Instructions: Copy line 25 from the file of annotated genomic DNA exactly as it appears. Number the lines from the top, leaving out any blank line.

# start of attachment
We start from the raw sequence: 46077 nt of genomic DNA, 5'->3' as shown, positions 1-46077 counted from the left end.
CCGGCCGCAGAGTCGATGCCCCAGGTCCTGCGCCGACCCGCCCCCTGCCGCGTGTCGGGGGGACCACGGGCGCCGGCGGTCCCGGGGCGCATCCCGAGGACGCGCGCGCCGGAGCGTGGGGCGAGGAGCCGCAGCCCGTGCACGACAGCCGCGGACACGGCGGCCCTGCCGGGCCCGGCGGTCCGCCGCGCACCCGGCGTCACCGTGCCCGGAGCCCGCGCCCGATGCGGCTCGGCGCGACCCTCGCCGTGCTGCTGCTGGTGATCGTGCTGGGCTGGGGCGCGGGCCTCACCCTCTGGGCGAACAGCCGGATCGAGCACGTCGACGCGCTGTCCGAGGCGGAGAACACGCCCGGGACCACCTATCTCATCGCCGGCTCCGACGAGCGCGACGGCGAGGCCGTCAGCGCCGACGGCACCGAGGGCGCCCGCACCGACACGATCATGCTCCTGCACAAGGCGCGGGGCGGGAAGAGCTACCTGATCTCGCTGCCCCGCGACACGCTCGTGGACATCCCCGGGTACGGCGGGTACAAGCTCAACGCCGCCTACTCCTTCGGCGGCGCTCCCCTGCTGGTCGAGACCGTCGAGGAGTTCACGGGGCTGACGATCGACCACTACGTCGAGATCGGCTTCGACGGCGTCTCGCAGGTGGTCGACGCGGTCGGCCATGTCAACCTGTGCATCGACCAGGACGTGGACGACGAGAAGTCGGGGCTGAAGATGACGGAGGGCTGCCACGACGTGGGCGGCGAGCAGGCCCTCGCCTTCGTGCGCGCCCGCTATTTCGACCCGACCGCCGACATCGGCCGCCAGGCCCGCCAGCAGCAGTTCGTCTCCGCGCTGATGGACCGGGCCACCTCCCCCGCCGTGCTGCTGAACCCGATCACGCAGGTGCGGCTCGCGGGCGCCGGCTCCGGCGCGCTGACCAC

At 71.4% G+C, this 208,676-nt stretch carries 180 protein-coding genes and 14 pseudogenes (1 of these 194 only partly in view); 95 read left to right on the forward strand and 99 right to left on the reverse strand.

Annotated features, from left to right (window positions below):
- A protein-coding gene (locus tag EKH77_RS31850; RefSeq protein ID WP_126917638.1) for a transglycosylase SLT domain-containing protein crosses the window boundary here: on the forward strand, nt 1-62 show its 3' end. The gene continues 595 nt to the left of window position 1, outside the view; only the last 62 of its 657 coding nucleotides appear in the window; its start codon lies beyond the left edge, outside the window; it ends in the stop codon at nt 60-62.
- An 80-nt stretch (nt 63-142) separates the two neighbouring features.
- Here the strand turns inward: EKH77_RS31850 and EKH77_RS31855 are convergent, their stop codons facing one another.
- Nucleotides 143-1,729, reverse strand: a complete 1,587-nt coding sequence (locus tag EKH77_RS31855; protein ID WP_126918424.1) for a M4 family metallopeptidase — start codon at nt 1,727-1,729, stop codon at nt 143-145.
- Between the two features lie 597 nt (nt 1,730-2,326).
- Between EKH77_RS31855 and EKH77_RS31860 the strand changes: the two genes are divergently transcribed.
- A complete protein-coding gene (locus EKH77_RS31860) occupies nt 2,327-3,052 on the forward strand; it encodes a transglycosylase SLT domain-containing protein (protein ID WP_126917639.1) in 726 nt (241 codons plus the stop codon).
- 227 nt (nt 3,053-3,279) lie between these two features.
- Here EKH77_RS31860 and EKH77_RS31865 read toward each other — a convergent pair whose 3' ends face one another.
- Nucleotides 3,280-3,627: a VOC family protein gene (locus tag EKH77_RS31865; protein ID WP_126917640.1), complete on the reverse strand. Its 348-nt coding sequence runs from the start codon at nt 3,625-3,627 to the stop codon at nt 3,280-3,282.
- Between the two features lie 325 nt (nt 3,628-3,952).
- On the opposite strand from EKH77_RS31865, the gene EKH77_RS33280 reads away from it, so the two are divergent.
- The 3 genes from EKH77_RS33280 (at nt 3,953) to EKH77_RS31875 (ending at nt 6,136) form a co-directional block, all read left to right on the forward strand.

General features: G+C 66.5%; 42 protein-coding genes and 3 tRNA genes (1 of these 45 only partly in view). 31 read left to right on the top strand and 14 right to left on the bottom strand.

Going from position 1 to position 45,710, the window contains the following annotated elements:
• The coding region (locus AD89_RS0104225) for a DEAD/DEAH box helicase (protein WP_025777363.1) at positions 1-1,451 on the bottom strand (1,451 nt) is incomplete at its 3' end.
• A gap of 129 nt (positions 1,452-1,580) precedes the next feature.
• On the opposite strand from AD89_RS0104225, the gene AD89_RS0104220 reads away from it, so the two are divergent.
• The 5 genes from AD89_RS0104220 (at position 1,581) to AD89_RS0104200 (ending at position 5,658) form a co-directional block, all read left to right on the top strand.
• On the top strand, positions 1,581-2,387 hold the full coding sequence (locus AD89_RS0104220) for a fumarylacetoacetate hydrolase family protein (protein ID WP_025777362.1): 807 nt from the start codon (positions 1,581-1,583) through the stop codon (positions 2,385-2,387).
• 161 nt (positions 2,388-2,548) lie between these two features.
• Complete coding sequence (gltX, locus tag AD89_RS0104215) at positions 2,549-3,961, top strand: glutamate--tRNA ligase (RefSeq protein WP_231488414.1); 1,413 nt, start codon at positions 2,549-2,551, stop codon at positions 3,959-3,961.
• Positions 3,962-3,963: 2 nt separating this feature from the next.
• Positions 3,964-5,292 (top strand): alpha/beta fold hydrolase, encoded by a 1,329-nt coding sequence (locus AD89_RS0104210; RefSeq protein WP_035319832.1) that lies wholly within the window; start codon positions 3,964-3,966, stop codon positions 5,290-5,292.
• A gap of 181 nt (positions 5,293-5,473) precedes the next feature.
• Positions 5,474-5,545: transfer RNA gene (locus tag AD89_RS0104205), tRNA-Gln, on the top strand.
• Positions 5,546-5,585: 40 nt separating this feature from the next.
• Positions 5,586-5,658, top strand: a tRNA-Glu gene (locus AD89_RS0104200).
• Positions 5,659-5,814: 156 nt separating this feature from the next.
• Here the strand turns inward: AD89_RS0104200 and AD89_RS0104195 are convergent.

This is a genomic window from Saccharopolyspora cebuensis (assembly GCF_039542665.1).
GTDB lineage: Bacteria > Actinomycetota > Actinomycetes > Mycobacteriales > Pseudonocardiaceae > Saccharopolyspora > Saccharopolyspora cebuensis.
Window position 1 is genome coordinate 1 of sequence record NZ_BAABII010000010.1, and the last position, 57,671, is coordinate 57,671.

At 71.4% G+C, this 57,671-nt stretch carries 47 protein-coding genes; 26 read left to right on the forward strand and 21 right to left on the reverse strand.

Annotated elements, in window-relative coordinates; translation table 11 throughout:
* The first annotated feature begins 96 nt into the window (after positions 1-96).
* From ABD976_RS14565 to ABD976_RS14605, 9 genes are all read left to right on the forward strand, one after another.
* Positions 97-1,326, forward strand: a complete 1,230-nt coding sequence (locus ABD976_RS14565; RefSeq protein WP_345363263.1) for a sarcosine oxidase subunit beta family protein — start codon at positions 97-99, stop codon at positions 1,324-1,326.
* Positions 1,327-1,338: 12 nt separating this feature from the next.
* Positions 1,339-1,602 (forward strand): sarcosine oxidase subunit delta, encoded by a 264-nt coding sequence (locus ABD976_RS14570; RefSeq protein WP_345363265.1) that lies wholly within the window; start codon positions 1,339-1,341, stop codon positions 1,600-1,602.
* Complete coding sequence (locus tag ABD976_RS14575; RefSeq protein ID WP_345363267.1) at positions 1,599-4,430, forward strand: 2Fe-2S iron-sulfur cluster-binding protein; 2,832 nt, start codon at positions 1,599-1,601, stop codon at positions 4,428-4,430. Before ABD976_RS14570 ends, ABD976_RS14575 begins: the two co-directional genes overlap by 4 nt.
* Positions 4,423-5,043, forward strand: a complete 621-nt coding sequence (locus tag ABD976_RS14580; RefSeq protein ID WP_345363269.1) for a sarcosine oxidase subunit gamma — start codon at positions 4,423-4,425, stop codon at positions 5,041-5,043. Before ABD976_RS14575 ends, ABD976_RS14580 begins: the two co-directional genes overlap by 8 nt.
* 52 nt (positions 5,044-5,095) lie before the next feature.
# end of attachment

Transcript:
• 161 nt (positions 2,388-2,548) lie between these two features.